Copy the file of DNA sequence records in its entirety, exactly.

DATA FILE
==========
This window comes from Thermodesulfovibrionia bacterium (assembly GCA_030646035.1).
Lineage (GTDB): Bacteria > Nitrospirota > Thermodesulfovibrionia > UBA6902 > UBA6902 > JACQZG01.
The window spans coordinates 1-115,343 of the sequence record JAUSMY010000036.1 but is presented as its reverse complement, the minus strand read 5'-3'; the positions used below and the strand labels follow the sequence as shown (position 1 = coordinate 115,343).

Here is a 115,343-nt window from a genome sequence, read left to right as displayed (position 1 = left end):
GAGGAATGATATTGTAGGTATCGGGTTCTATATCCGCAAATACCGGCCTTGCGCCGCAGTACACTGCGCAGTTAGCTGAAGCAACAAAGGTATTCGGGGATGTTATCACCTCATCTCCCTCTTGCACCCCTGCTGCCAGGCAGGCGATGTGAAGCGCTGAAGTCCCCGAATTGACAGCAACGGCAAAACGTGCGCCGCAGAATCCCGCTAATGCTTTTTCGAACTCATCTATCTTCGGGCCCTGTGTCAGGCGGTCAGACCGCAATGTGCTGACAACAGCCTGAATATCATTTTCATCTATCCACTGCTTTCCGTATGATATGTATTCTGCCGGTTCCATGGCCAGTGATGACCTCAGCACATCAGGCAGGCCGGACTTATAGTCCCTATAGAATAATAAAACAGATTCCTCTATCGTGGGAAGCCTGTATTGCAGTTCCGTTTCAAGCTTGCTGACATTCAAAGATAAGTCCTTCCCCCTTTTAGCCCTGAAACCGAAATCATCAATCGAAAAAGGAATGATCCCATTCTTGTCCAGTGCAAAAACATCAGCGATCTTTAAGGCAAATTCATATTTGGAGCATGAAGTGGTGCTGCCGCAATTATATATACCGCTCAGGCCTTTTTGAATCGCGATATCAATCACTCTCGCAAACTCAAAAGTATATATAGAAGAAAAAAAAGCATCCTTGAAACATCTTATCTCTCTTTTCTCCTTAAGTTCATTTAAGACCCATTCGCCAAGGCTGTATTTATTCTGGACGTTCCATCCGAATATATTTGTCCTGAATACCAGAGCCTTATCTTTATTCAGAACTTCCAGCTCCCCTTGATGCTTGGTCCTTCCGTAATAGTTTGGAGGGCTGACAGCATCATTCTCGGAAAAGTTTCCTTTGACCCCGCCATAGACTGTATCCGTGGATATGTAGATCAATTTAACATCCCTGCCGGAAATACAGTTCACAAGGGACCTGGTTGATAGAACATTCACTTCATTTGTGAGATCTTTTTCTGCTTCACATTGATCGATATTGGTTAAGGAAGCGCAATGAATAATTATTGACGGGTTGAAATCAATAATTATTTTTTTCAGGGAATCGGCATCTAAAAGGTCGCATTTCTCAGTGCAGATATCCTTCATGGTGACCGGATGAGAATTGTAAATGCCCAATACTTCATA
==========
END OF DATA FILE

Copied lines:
This window comes from Thermodesulfovibrionia bacterium (assembly GCA_030646035.1).
Lineage (GTDB): Bacteria > Nitrospirota > Thermodesulfovibrionia > UBA6902 > UBA6902 > JACQZG01.
The window spans coordinates 1-115,343 of the sequence record JAUSMY010000036.1 but is presented as its reverse complement, the minus strand read 5'-3'; the positions used below and the strand labels follow the sequence as shown (position 1 = coordinate 115,343).

Here is a 115,343-nt window from a genome sequence, read left to right as displayed (position 1 = left end):
GAGGAATGATATTGTAGGTATCGGGTTCTATATCCGCAAATACCGGCCTTGCGCCGCAGTACACTGCGCAGTTAGCTGAAGCAACAAAGGTATTCGGGGATGTTATCACCTCATCTCCCTCTTGCACCCCTGCTGCCAGGCAGGCGATGTGAAGCGCTGAAGTCCCCGAATTGACAGCAACGGCAAAACGTGCGCCGCAGAATCCCGCTAATGCTTTTTCGAACTCATCTATCTTCGGGCCCTGTGTCAGGCGGTCAGACCGCAATGTGCTGACAACAGCCTGAATATCATTTTCATCTATCCACTGCTTTCCGTATGATATGTATTCTGCCGGTTCCATGGCCAGTGATGACCTCAGCACATCAGGCAGGCCGGACTTATAGTCCCTATAGAATAATAAAACAGATTCCTCTATCGTGGGAAGCCTGTATTGCAGTTCCGTTTCAAGCTTGCTGACATTCAAAGATAAGTCCTTCCCCCTTTTAGCCCTGAAACCGAAATCATCAATCGAAAAAGGAATGATCCCATTCTTGTCCAGTGCAAAAACATCAGCGATCTTTAAGGCAAATTCATATTTGGAGCATGAAGTGGTGCTGCCGCAATTATATATACCGCTCAGGCCTTTTTGAATCGCGATATCAATCACTCTCGCAAACTCAAAAGTATATATAGAAGAAAAAAAAGCATCCTTGAAACATCTTATCTCTCTTTTCTCCTTAAGTTCATTTAAGACCCATTCGCCAAGGCTGTATTTATTCTGGACGTTCCATCCGAATATATTTGTCCTGAATACCAGAGCCTTATCTTTATTCAGAACTTCCAGCTCCCCTTGATGCTTGGTCCTTCCGTAATAGTTTGGAGGGCTGACAGCATCATTCTCGGAAAAGTTTCCTTTGACCCCGCCATAGACTGTATCCGTGGATATGTAGATCAATTTAACATCCCTGCCGGAAATACAGTTCACAAGGGACCTGGTTGATAGAACATTCACTTCATTTGTGAGATCTTTTTCTGCTTCACATTGATCGATATTGGTTAAGGAAGCGCAATGAATAATTATTGACGGGTTGAAATCAATAATTATTTTTTTCAGGGAATCGGCATCTAAAAGGTCGCATTTCTCAGTGCAGATATCCTTCATGGTGACCGGATGAGAATTGTAAATGCCCAATACTTCATA